If tools could smell, data profiling might have ‘thrift store smell’

It still puzzles me that “В то время, как наши космические корабли бороздят просторы вселенной…”, we are still using the data management tools developed back in 90s. And as you can imagine, companies of those days rarely give away something in the form of an open-source or freemium product. A case in point? Data profiling tools. Don’t get me wrong, there are plenty of articles on the Internet on how good data profiling is — a simple search on “data profiling” returns 490K results; “data profiling tools”, 14K+ results. Things get more interesting if you search for “data profiling open source”, which brings you back 100+ results. If tools can smell, I feel data profiling along with data mapping, and the list goes on might have ‘thrift store smell’.

After exploring the Internet options, asking data management practitioners at LinkedIn and receiving suggestions for paying N-digits numbers for commercial software and comments that companies develop in-house data profiling tools (ha?) and playing around with open-source tools — f̶o̶r̶t̶u̶n̶a̶t̶e̶l̶y̶, unfortunately, there is just a handful, I turned to pandas_profiling (GitHub), an open-source Python library. From the onset, it won’t be another article on how useful pandas_profiling for EDA, you can find all these articles here. The audience of this article is data management practitioners/someone doing data profiling on a scale.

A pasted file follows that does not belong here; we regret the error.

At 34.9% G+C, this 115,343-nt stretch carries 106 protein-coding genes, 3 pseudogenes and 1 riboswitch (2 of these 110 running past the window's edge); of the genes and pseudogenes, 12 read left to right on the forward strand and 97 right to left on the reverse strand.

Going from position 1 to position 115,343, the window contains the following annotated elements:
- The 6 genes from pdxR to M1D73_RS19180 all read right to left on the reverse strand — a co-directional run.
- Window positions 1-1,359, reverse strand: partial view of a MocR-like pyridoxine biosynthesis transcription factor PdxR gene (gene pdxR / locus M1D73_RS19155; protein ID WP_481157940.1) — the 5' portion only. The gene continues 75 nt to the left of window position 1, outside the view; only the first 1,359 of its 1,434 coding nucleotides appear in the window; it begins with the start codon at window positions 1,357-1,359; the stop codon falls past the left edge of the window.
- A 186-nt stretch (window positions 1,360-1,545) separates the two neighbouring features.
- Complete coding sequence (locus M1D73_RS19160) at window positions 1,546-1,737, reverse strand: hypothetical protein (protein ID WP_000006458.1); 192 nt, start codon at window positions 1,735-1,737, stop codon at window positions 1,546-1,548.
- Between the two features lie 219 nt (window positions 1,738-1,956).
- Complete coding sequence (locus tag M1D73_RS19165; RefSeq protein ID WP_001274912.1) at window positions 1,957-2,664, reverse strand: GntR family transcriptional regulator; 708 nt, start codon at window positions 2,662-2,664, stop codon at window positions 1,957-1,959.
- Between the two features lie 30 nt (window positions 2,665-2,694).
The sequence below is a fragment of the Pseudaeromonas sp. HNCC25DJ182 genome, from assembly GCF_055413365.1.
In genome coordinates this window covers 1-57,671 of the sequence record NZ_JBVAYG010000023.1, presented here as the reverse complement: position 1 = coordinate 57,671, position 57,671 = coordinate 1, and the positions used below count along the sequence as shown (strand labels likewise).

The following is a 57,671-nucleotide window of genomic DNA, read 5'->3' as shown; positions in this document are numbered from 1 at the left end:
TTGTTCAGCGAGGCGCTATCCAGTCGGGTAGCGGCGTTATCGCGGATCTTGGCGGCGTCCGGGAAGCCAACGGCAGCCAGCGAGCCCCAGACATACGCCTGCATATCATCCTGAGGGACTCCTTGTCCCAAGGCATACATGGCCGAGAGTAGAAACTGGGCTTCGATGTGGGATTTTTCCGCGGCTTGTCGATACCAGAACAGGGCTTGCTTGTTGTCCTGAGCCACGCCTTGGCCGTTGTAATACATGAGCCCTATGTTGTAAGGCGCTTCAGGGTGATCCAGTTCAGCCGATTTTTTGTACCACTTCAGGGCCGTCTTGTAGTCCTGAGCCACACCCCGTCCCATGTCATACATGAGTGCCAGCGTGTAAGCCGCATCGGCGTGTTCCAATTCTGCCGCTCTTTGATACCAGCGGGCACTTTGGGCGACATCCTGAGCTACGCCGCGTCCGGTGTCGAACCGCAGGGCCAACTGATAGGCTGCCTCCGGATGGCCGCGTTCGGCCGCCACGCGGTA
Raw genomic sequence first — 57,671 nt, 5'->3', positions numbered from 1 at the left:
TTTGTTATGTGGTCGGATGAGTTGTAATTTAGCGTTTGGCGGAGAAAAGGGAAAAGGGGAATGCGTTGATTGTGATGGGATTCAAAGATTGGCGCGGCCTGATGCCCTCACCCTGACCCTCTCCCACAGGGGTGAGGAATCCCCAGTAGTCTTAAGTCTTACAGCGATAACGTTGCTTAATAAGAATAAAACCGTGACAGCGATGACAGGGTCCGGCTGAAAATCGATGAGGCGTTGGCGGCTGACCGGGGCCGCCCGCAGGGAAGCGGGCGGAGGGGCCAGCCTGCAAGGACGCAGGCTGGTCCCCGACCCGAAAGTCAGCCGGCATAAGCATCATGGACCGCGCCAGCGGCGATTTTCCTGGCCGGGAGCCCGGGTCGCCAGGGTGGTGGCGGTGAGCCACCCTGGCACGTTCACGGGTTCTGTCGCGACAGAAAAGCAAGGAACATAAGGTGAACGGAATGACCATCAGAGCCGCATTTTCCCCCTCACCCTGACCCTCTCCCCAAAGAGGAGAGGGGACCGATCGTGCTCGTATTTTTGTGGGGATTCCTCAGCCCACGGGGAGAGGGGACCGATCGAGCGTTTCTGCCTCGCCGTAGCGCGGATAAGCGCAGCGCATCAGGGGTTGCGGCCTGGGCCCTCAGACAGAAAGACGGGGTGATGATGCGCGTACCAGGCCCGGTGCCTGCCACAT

Let the story begin

‘Data profiling is a technology for discovering and investigating data quality issues, such as duplication, lack of consistency, and lack of accuracy and completeness. This is accomplished by analyzing one or multiple data sources and collecting metadata that shows the condition of the data and enables the data steward to investigate the origin of data errors. The tools provide data statistics, such as degree of duplication and ratios of attribute values, both in tabular and graphical formats.’ (Gartner)

Pandas Profiling was initiated by Jos Polfliet, a data scientist based in Antwerp, Belgium and is currently developed by Simon Brugman.

The code is very straightforward: you load your file in pandas DataFrame, get ProfileReport object, and then, save it using to_file() or display in Jupyter, using report.profile_report(style={‘full_width’:True}). The output will help you to evaluate the dataset completeness i.e. complete verses blank or null; uniqueness i.e. how many duplicated values across a column; value distribution i.e. the distribution of records for a given attribute; range i.e. min and max values for a given attribute, among others.

Sample of the report

Twist ending for data practitioners

In case if you are like me, want everything at once, here is a tweaked version to generate the reports for all tables in your database/a subset of tables and combine them in a complete_report.html file.

#importing libraries
from sqlalchemy import create_engine
import pandas as pd
import pandas_profiling
import numpy as np
import time
import os
engine = create_engine(‘postgresql+psycopg2://yourUsername:yourPassword@URL/db’)#printing the table names
lst = engine.table_names()
#looping through the tables to get each table profile
for x in lst:
time.sleep(60)
df = pd.read_sql_query(‘’’SELECT * FROM ‘’’+ x, engine)
report = pandas_profiling.ProfileReport(df)
report.to_file(x + “.html”)
#pulling reports together
html = '<html><body>'
subset = []
lastFile = None
for file in os.listdir(): #getting all files in the script directory
if file.endswith(".html"): #extracting only those that have the extension .html
subset.append(file)
for r in subset:
if not lastFile:
html += '<a href="%s">' % r
html += '<h3>%s</h3></a>' % r
#saving reports as complete_report.html
with open("complete_report.html","w") as fp:
fp.write(html)

What has been your experience with data profiling so far? What tools do you use?

I’m a data consultant, specializing in ETL, reporting, BI, dashboarding and analytics www.linkedin.com/in/eponkratova